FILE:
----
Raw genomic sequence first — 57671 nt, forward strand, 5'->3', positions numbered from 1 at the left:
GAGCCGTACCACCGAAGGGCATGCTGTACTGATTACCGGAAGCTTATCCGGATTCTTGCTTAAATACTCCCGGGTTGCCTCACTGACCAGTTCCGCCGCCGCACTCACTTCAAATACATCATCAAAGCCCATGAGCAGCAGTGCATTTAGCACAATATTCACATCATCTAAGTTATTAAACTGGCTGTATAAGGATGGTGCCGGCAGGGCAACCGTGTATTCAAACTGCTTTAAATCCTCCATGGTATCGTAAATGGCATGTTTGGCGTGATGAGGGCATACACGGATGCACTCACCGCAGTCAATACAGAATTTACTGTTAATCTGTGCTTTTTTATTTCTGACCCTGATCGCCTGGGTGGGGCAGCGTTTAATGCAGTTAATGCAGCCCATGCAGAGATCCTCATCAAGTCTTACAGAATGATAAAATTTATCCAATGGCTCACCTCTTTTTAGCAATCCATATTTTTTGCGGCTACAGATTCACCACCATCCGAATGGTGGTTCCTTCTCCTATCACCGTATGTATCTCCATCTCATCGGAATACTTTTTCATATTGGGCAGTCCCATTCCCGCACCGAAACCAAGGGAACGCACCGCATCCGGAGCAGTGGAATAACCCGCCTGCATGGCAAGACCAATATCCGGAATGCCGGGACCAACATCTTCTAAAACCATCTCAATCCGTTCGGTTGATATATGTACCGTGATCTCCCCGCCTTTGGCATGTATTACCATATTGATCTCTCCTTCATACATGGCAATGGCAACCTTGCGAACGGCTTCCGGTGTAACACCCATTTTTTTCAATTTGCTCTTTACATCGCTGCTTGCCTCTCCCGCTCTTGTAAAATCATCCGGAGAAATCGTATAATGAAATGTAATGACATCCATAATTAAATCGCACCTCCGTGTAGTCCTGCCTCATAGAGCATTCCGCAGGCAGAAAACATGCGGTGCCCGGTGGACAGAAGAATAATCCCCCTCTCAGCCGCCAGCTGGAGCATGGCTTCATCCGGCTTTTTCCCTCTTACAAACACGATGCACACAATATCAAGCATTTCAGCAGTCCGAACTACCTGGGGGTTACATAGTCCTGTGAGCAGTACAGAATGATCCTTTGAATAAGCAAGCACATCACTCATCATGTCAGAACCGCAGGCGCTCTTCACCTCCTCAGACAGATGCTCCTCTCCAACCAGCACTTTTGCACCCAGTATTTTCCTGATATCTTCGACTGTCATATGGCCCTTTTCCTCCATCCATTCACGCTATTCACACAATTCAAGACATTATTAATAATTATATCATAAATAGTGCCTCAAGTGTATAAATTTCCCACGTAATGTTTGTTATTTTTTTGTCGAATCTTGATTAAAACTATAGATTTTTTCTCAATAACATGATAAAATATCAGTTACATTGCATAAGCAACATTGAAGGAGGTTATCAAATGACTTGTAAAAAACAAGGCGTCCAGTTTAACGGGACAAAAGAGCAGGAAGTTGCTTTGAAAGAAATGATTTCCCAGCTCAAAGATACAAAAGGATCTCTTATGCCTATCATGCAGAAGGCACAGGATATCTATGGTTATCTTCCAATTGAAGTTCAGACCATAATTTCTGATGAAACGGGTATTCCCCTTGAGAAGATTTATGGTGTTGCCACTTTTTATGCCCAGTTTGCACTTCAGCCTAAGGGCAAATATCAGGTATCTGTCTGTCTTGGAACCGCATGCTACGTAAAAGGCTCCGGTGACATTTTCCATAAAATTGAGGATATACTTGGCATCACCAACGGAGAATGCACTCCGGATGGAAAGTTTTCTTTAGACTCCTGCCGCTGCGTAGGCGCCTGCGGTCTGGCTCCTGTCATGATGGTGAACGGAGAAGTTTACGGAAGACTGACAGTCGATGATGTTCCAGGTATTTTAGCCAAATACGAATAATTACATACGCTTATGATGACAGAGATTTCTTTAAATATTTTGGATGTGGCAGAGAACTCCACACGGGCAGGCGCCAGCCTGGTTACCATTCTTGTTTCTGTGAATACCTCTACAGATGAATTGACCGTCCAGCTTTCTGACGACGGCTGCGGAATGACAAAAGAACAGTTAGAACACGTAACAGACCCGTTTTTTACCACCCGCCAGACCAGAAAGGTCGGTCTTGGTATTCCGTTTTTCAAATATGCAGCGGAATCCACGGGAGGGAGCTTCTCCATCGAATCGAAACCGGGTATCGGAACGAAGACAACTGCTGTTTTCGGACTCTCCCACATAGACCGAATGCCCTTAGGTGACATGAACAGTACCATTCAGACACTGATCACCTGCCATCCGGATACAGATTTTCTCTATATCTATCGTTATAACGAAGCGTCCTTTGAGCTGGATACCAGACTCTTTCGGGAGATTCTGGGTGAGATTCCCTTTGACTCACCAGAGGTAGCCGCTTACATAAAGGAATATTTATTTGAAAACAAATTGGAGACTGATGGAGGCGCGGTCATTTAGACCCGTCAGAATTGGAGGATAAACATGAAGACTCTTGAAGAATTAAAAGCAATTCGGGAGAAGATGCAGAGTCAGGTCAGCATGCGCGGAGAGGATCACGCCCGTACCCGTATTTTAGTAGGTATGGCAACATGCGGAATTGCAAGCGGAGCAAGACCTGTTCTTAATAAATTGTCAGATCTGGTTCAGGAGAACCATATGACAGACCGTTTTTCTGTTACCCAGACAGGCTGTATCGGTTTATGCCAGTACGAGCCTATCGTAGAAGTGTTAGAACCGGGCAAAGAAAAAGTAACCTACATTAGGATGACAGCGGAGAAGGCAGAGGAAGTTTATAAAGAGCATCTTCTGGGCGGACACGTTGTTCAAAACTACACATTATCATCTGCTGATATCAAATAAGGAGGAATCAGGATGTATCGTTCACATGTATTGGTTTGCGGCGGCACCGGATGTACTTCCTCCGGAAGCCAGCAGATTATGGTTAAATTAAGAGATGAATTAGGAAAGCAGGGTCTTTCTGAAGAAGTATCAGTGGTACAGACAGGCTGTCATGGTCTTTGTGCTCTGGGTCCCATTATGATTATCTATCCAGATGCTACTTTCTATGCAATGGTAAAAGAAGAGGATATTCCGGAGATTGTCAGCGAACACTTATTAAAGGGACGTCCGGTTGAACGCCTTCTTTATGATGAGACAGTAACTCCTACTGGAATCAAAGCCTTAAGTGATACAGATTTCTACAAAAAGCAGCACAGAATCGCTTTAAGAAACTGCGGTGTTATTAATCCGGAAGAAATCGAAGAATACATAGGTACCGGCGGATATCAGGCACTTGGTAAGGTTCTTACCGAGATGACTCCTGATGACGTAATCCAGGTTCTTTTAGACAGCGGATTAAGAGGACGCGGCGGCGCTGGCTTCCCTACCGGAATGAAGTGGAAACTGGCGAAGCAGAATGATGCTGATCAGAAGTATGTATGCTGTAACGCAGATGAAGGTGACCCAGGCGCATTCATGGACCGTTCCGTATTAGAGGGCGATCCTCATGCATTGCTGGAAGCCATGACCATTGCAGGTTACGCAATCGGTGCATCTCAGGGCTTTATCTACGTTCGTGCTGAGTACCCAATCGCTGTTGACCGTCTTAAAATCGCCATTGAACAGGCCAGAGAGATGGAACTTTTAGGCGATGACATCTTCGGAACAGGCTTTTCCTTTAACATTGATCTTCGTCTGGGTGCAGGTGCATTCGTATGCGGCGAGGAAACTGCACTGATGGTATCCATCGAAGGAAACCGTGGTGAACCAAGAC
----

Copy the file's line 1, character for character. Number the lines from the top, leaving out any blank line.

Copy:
Raw genomic sequence first — 57671 nt, forward strand, 5'->3', positions numbered from 1 at the left: